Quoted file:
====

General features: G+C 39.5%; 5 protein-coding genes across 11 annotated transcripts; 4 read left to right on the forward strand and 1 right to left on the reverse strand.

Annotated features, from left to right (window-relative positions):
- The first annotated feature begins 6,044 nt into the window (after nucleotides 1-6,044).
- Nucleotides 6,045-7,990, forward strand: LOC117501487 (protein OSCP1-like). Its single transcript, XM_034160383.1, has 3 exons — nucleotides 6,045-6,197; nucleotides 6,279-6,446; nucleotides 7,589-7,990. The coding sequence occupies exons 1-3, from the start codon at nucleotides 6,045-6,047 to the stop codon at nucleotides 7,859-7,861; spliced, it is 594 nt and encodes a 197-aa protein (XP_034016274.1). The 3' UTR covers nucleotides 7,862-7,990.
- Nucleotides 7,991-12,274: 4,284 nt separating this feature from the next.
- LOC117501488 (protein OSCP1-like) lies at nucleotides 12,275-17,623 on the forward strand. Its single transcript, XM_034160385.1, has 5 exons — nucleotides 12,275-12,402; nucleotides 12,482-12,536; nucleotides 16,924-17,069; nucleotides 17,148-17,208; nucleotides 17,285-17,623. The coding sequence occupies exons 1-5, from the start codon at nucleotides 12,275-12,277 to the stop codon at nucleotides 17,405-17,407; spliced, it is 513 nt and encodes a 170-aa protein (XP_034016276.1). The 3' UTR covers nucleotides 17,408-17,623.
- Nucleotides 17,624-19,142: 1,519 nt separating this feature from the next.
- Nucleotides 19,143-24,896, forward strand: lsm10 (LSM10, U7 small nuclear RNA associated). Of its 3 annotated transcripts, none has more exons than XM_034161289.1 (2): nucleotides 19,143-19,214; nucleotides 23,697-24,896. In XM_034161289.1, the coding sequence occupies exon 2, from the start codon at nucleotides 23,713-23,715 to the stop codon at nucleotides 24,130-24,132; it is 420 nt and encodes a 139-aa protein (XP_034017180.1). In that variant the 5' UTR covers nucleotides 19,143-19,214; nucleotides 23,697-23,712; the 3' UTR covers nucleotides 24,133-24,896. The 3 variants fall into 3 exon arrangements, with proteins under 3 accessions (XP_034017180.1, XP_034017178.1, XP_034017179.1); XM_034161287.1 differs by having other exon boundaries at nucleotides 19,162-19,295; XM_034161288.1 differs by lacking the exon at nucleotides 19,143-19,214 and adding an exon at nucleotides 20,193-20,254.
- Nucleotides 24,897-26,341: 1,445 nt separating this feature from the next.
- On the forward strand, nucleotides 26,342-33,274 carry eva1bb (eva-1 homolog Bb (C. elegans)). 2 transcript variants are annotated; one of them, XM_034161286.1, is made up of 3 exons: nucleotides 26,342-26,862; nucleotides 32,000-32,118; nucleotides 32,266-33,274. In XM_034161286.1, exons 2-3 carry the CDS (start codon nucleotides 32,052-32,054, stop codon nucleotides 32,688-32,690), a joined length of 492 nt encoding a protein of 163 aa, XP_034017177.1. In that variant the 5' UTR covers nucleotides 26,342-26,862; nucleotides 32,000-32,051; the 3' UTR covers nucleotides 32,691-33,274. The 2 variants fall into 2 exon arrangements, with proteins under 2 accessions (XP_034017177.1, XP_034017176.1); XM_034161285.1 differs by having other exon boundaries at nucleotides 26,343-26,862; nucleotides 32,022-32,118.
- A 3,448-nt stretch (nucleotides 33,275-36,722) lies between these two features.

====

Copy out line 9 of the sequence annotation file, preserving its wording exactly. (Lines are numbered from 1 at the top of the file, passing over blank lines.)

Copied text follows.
- Nucleotides 24,897-26,341: 1,445 nt separating this feature from the next.